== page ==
# Dynamical Tunneling in the Open Annular
Billiard

The ray picture
is not always adequate to describe resonance lifetimes in

asymmetric resonant cavities (ARCs). Important
corrections may arise due to classically forbidden tunneling
phenomena.
This can be studied in the
annular billiard, a circular resonator with a non-concentric inner
circle that cannot be penetrated. The outer circle could be a glass-air
interface, and the inner circle a metallic inclusion. In addition, we
coated
the outer surface with a thin but penetrable metallic film to increase
all resonance lifetimes. The annular billiard with impenetrable outer
walls has been studied (among others) by Doron and Frischat,
as an example for the effects of chaos on tunneling processes. The
work I
did with Gregor Hackenbroich shows that the

* leaky* annular
billiard
shows resonance lifetimes that fluctuate strongly with
deformation, due to

**dynamical tunneling**. That is a wave
correction
to the geometric-optics picture which arises only in systems for which
the
wave equation is non-separable, i.e. whose short-wavelength limit can
exhibit chaos. The

paper we wrote on
this
subject only scratches the surface of this poorly understood
phenomenon.
The reason why this is a hard problem lies in the fact that the
classical
phase space structure in itself is very complex because chaos and
regularity

**coexist** in these resonator billiards.

Shown on the left are the phase-space portraits of the annular billiard of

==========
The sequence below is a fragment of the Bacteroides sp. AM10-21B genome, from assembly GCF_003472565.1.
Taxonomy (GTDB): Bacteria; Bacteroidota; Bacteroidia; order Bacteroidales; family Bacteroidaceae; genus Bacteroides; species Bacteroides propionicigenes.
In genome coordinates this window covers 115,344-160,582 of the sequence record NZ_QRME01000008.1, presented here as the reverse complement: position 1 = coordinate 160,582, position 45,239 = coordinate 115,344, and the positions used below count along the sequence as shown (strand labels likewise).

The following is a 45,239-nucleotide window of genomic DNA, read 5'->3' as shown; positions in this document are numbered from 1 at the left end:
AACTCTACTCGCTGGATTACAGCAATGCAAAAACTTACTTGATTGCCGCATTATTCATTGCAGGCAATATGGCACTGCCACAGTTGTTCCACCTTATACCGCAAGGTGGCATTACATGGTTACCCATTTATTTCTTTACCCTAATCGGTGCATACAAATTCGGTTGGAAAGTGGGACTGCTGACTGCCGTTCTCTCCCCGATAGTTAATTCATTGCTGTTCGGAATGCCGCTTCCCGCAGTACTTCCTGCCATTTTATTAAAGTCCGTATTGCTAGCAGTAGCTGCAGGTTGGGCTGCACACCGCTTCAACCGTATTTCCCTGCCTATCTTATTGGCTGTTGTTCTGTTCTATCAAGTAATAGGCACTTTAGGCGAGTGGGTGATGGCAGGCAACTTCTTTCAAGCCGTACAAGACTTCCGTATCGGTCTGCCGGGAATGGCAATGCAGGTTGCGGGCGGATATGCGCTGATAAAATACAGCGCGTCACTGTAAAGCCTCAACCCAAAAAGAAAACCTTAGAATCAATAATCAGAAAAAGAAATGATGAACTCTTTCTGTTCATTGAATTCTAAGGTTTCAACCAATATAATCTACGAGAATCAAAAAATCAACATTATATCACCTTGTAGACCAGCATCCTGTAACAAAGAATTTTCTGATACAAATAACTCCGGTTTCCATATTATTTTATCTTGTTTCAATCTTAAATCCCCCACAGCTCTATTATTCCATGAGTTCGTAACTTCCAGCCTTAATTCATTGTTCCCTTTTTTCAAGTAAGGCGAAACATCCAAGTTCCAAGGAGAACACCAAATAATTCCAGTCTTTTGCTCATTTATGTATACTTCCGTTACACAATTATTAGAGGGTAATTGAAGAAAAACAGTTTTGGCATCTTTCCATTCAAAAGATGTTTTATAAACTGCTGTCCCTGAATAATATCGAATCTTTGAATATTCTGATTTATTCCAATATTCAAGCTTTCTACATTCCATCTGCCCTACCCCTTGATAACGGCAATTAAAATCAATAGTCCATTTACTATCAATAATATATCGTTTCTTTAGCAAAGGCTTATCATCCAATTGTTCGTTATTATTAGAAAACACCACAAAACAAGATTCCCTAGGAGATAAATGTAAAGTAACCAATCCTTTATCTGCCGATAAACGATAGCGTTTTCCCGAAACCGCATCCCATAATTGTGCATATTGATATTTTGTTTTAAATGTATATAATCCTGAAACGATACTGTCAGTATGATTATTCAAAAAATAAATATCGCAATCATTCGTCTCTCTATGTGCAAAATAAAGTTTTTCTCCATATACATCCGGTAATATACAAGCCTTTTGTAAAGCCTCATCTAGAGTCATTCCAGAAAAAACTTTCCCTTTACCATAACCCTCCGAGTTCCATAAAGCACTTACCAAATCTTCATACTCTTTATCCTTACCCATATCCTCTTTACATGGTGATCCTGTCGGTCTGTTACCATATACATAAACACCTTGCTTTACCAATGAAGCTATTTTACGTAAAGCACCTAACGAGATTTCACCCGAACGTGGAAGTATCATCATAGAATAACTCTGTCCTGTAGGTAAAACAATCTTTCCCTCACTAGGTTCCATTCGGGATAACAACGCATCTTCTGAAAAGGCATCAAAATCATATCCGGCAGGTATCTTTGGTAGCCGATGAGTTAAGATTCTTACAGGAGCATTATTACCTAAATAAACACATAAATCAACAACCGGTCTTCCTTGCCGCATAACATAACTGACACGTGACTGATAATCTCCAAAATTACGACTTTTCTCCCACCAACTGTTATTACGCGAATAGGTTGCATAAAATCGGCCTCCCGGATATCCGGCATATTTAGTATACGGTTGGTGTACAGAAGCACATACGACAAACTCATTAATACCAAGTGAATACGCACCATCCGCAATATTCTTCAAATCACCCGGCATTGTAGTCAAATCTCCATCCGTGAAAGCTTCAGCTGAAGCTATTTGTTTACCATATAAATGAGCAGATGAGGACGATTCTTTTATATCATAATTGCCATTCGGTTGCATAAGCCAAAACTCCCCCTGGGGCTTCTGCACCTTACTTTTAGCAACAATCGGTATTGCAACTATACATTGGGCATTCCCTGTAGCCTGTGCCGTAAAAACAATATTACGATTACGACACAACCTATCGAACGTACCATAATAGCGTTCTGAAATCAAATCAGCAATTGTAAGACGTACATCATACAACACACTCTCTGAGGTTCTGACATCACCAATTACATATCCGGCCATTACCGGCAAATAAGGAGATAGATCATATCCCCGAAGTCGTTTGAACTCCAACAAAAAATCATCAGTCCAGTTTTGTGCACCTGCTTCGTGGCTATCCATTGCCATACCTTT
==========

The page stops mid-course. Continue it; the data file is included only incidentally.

the shape
indicated on the right. The false-color plot represents a metastable
wave function in the annular region between inner and outer circle,
projected onto the phase space. This representation is called a Husimi
plot.
The highest weight in the first plot is concentrated on a region
where the classical dynamics is regular (not chaotic). For these
trajectories, it
is difficult to leak out of the resonator, so that the corresponding
lifetime is very long.

At the same deformation, but at a slightly different frequency, one
finds
a broad resonance associated with chaotic rays that can classically
diffuse
to regions in phase space where escape is easiest, namely the bottom
of
the plot. In this region, trajectories impinge on the outer boundary
with
large momentum (χ is
the angle of incidence
with respect to the normal).

When the deformation is changed by a minute amount, the two states
above are coupled
due to their energetic overlap, and the wave function has weight on
the regular
and chaotic regions alike. This is called
dynamical tunneling because it represents a phase space distribution
that
cannot be generated by a classical trajectory.

*This page
© Copyright Jens Uwe Nöckel,
05/2001*